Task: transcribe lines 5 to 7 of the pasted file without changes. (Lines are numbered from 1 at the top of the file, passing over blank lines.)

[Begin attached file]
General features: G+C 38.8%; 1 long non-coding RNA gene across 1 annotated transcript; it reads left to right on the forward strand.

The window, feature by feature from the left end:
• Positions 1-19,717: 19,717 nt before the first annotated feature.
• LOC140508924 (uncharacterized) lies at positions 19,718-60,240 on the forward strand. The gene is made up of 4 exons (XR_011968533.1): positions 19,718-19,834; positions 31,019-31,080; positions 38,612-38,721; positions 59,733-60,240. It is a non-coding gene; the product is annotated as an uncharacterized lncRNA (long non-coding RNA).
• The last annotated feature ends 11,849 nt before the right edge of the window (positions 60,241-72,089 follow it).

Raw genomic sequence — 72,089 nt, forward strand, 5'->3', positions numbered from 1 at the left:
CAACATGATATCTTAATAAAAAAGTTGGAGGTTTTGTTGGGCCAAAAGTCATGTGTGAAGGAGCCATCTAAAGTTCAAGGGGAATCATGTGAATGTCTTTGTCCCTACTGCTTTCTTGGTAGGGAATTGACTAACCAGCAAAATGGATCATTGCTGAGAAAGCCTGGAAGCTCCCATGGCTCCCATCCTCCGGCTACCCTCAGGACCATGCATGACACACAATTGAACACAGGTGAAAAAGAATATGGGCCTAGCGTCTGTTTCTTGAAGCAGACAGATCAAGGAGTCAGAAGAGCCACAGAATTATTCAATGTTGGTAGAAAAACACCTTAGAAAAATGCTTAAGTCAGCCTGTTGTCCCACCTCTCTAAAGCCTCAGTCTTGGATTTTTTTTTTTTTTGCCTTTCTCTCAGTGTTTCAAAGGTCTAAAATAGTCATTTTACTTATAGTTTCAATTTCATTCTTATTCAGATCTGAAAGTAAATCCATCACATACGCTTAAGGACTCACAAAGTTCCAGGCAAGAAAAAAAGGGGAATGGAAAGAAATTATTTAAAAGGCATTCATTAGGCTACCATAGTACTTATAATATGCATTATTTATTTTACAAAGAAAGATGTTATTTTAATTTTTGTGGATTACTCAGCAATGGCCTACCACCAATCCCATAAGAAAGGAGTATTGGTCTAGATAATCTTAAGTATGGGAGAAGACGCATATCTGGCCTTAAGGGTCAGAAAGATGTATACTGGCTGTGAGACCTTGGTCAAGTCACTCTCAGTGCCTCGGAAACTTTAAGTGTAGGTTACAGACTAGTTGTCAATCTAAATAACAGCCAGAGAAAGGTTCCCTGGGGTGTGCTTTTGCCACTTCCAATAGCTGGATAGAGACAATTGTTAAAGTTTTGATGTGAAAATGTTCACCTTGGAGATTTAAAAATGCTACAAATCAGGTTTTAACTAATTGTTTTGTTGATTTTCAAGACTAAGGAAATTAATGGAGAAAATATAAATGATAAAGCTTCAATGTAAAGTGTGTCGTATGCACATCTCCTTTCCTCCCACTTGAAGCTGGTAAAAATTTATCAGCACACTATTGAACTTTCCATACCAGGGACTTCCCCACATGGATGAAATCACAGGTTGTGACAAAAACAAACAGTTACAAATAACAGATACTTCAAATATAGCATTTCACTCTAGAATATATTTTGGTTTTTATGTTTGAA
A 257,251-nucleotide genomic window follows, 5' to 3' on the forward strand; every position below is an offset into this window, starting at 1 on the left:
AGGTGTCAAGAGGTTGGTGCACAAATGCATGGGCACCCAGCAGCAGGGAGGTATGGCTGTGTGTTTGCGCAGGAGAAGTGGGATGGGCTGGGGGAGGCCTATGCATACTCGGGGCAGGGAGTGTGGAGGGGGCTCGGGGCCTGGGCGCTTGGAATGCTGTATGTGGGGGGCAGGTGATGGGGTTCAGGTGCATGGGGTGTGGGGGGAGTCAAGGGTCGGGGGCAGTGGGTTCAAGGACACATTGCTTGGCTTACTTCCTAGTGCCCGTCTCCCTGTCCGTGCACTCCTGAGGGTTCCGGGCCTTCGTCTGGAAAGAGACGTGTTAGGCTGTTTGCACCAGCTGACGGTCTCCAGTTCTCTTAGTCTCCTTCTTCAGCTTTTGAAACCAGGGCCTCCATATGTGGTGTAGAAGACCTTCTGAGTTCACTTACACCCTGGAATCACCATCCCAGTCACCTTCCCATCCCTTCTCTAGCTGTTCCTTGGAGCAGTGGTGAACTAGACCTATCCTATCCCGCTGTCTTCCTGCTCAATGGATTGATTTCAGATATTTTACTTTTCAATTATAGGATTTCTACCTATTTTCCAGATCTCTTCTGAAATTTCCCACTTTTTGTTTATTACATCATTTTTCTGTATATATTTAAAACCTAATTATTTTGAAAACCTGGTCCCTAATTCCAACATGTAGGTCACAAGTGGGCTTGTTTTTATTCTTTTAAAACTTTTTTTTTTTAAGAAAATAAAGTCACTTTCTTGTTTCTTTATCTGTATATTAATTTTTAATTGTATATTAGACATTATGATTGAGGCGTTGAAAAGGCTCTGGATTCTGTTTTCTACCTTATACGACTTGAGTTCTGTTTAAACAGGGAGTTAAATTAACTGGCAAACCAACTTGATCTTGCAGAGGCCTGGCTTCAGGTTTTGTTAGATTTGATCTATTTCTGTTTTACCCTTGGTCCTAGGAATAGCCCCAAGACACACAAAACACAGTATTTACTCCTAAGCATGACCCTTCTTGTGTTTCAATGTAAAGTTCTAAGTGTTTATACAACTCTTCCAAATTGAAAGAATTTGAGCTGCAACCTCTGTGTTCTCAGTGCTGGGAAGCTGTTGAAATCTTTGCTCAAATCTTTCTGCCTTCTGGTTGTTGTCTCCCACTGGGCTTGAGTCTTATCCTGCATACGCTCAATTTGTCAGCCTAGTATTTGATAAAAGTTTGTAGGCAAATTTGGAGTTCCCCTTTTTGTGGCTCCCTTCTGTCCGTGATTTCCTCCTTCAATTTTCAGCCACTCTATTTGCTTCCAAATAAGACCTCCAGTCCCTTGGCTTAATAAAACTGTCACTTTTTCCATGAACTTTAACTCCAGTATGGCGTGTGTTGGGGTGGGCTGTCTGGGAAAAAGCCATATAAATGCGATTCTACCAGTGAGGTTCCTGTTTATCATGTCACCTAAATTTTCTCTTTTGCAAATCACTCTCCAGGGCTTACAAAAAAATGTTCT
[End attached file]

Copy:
• The last annotated feature ends 11,849 nt before the right edge of the window (positions 60,241-72,089 follow it).

Raw genomic sequence — 72,089 nt, forward strand, 5'->3', positions numbered from 1 at the left:
CAACATGATATCTTAATAAAAAAGTTGGAGGTTTTGTTGGGCCAAAAGTCATGTGTGAAGGAGCCATCTAAAGTTCAAGGGGAATCATGTGAATGTCTTTGTCCCTACTGCTTTCTTGGTAGGGAATTGACTAACCAGCAAAATGGATCATTGCTGAGAAAGCCTGGAAGCTCCCATGGCTCCCATCCTCCGGCTACCCTCAGGACCATGCATGACACACAATTGAACACAGGTGAAAAAGAATATGGGCCTAGCGTCTGTTTCTTGAAGCAGACAGATCAAGGAGTCAGAAGAGCCACAGAATTATTCAATGTTGGTAGAAAAACACCTTAGAAAAATGCTTAAGTCAGCCTGTTGTCCCACCTCTCTAAAGCCTCAGTCTTGGATTTTTTTTTTTTTTGCCTTTCTCTCAGTGTTTCAAAGGTCTAAAATAGTCATTTTACTTATAGTTTCAATTTCATTCTTATTCAGATCTGAAAGTAAATCCATCACATACGCTTAAGGACTCACAAAGTTCCAGGCAAGAAAAAAAGGGGAATGGAAAGAAATTATTTAAAAGGCATTCATTAGGCTACCATAGTACTTATAATATGCATTATTTATTTTACAAAGAAAGATGTTATTTTAATTTTTGTGGATTACTCAGCAATGGCCTACCACCAATCCCATAAGAAAGGAGTATTGGTCTAGATAATCTTAAGTATGGGAGAAGACGCATATCTGGCCTTAAGGGTCAGAAAGATGTATACTGGCTGTGAGACCTTGGTCAAGTCACTCTCAGTGCCTCGGAAACTTTAAGTGTAGGTTACAGACTAGTTGTCAATCTAAATAACAGCCAGAGAAAGGTTCCCTGGGGTGTGCTTTTGCCACTTCCAATAGCTGGATAGAGACAATTGTTAAAGTTTTGATGTGAAAATGTTCACCTTGGAGATTTAAAAATGCTACAAATCAGGTTTTAACTAATTGTTTTGTTGATTTTCAAGACTAAGGAAATTAATGGAGAAAATATAAATGATAAAGCTTCAATGTAAAGTGTGTCGTATGCACATCTCCTTTCCTCCCACTTGAAGCTGGTAAAAATTTATCAGCACACTATTGAACTTTCCATACCAGGGACTTCCCCACATGGATGAAATCACAGGTTGTGACAAAAACAAACAGTTACAAATAACAGATACTTCAAATATAGCATTTCACTCTAGAATATATTTTGGTTTTTATGTTTGAA